Metropolitan Statistical Areas, or MSA’s, is a term often used when describing data geography. MSA’s are defined as:
Geographic entities delineated by the Office of Management and Budget (OMB) for use by Federal statistical agencies in collecting, tabulating, and publishing Federal statistics. A MSA contains a core urban area of 50,000 or more population. Each metro area consists of one or more counties and includes the counties containing the core urban area, as well as any adjacent counties that have a high degree of social and economic integration (as measured by commuting to work) with the urban core.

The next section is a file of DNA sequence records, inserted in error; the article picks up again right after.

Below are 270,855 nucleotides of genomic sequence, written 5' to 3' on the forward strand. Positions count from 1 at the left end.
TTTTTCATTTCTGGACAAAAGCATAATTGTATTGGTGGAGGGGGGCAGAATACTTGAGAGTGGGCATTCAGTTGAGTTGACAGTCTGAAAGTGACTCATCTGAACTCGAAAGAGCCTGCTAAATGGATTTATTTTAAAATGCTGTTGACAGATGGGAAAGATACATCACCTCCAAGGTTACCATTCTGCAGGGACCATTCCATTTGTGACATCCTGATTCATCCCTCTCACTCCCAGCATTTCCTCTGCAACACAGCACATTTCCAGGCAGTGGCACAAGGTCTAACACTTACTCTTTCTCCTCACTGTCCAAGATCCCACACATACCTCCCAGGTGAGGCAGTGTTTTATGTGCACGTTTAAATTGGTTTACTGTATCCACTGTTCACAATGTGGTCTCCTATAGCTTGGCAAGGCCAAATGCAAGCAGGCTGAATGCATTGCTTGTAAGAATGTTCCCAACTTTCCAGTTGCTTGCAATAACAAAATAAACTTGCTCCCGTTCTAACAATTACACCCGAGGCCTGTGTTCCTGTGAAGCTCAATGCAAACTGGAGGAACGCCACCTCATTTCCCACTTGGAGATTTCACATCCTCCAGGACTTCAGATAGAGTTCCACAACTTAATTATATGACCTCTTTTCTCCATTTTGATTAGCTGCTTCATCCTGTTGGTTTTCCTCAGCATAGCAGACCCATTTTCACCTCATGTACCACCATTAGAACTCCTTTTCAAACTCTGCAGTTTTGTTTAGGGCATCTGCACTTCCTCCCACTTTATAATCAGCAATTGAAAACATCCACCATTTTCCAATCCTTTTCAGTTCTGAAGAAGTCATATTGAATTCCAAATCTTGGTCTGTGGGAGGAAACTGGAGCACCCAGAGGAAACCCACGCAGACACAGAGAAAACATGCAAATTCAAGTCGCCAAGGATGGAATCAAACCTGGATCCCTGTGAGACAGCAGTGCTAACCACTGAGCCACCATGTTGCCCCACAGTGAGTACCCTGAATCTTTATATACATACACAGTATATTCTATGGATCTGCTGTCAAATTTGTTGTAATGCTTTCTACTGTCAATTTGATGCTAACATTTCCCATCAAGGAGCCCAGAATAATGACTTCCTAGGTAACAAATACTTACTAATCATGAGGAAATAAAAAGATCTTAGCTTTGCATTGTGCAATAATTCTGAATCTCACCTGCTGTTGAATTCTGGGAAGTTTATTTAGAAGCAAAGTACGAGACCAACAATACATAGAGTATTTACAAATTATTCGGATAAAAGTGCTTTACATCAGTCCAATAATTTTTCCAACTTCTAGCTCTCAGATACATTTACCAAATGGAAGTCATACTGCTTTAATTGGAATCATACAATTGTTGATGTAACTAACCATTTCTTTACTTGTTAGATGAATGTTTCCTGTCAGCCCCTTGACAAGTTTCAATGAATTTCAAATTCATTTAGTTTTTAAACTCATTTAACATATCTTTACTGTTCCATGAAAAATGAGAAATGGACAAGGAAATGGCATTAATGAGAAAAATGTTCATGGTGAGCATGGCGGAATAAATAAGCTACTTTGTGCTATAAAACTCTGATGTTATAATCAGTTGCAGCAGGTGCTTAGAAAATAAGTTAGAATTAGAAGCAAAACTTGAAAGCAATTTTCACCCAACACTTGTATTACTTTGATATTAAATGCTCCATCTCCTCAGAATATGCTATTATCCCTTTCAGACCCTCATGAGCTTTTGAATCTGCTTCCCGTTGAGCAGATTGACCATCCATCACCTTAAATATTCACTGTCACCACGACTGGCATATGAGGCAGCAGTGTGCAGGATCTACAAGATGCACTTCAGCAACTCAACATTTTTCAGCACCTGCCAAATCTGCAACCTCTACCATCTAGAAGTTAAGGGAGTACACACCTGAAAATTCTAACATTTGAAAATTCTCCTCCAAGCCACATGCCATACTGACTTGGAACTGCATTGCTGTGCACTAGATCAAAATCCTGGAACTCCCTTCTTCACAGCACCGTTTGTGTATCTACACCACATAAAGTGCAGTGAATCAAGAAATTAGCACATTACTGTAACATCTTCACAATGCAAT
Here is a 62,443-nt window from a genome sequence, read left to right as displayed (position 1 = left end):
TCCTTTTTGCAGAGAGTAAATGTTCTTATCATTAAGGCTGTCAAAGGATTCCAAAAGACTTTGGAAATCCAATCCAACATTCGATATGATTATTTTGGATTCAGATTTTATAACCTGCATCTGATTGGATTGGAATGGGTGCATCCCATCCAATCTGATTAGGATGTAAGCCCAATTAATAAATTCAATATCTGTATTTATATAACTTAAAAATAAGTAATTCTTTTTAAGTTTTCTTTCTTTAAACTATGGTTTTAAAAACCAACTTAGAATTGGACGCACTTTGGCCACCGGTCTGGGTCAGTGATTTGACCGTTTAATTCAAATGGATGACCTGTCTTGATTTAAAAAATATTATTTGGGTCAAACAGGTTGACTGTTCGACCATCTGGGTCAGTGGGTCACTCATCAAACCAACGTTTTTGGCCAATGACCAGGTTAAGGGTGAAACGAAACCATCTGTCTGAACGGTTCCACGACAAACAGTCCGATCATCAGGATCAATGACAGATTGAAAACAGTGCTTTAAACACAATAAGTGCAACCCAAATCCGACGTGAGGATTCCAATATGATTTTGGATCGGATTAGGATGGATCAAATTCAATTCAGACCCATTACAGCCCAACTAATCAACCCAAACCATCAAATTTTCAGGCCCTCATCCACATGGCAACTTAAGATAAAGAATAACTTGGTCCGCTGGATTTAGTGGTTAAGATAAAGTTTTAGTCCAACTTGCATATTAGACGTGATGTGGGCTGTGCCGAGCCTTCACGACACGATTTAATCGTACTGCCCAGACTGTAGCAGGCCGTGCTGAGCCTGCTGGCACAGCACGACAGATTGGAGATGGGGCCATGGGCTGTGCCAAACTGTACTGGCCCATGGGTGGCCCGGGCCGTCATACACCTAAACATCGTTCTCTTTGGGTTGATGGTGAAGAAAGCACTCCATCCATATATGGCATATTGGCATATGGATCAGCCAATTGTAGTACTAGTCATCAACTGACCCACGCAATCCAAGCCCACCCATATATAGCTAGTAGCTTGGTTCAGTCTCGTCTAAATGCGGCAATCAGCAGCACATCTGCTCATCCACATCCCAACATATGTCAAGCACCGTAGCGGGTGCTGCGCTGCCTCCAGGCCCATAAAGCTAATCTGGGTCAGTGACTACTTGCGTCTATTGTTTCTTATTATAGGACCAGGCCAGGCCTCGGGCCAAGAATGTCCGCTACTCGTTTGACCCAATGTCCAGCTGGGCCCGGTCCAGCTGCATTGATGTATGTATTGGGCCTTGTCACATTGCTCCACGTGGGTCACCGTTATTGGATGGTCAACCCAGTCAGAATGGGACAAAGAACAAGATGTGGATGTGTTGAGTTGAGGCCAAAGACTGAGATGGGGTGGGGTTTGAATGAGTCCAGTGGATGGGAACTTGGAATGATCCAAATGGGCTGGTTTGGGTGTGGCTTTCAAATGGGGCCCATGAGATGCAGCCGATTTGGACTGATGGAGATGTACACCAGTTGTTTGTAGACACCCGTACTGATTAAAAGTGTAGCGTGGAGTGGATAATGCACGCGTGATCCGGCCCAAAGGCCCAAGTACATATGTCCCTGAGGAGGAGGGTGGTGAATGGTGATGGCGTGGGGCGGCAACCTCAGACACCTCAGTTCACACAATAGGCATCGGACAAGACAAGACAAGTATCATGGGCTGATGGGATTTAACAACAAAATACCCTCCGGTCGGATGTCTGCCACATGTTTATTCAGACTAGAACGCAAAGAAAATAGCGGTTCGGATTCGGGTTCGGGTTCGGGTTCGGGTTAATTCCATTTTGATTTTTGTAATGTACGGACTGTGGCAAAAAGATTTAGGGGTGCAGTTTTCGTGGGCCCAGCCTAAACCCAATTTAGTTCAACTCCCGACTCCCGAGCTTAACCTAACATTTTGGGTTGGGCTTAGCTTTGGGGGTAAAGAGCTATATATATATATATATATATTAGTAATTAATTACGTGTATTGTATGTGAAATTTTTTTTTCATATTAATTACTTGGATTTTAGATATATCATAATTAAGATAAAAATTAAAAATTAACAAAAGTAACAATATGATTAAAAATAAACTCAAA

How and why are MSA’s useful?
The following are just a few examples of how MSA’s are used:
- The Bureau of Economic Analysis uses MSA’s to create change-over-time economic analysis;
- Businesses use MSA’s to inform marketing strategies and target populations;
- Departments of Economic Development use MSA’s in site selection processes to determine locations of new industries and labor market regions (LMR);
- The Federal Office of Rural Health Policy uses MSA’s as part of their criteria in defining rural areas;
- Large businesses use MSA’s to help determine sales territories.
What do MSA’s look like on a map?
You can view a list of all recognized MSA’s here.